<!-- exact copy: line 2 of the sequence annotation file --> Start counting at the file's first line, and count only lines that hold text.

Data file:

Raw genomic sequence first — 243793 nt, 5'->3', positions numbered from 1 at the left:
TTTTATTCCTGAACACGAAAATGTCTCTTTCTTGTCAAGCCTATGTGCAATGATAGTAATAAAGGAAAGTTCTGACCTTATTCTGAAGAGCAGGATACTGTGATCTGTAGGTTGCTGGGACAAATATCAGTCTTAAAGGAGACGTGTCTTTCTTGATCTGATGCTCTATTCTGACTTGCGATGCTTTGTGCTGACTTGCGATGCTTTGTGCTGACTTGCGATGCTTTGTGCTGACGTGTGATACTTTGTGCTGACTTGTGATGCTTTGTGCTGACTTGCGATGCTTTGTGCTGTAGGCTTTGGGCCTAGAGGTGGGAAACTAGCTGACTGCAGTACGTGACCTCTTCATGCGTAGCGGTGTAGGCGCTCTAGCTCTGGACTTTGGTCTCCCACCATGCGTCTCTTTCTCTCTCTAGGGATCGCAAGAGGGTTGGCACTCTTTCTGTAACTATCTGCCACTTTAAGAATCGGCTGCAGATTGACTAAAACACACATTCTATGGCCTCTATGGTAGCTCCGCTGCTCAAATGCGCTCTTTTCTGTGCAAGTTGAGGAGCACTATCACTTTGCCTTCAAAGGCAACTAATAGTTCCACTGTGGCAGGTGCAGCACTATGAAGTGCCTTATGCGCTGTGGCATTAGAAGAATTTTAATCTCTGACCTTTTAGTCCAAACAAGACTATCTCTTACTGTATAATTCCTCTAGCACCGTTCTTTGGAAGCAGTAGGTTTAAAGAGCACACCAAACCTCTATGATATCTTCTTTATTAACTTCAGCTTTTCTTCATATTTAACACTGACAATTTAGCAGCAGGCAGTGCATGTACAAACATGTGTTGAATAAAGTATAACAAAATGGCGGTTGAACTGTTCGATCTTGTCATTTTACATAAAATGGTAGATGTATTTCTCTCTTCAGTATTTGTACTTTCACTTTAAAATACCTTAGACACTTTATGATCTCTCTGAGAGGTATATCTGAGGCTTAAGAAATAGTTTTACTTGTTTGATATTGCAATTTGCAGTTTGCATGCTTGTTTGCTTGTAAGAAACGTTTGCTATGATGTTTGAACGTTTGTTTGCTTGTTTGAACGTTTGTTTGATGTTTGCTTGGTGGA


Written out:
TTTTATTCCTGAACACGAAAATGTCTCTTTCTTGTCAAGCCTATGTGCAATGATAGTAATAAAGGAAAGTTCTGACCTTATTCTGAAGAGCAGGATACTGTGATCTGTAGGTTGCTGGGACAAATATCAGTCTTAAAGGAGACGTGTCTTTCTTGATCTGATGCTCTATTCTGACTTGCGATGCTTTGTGCTGACTTGCGATGCTTTGTGCTGACTTGCGATGCTTTGTGCTGACGTGTGATACTTTGTGCTGACTTGTGATGCTTTGTGCTGACTTGCGATGCTTTGTGCTGTAGGCTTTGGGCCTAGAGGTGGGAAACTAGCTGACTGCAGTACGTGACCTCTTCATGCGTAGCGGTGTAGGCGCTCTAGCTCTGGACTTTGGTCTCCCACCATGCGTCTCTTTCTCTCTCTAGGGATCGCAAGAGGGTTGGCACTCTTTCTGTAACTATCTGCCACTTTAAGAATCGGCTGCAGATTGACTAAAACACACATTCTATGGCCTCTATGGTAGCTCCGCTGCTCAAATGCGCTCTTTTCTGTGCAAGTTGAGGAGCACTATCACTTTGCCTTCAAAGGCAACTAATAGTTCCACTGTGGCAGGTGCAGCACTATGAAGTGCCTTATGCGCTGTGGCATTAGAAGAATTTTAATCTCTGACCTTTTAGTCCAAACAAGACTATCTCTTACTGTATAATTCCTCTAGCACCGTTCTTTGGAAGCAGTAGGTTTAAAGAGCACACCAAACCTCTATGATATCTTCTTTATTAACTTCAGCTTTTCTTCATATTTAACACTGACAATTTAGCAGCAGGCAGTGCATGTACAAACATGTGTTGAATAAAGTATAACAAAATGGCGGTTGAACTGTTCGATCTTGTCATTTTACATAAAATGGTAGATGTATTTCTCTCTTCAGTATTTGTACTTTCACTTTAAAATACCTTAGACACTTTATGATCTCTCTGAGAGGTATATCTGAGGCTTAAGAAATAGTTTTACTTGTTTGATATTGCAATTTGCAGTTTGCATGCTTGTTTGCTTGTAAGAAACGTTTGCTATGATGTTTGAACGTTTGTTTGCTTGTTTGAACGTTTGTTTGATGTTTGCTTGGTGGA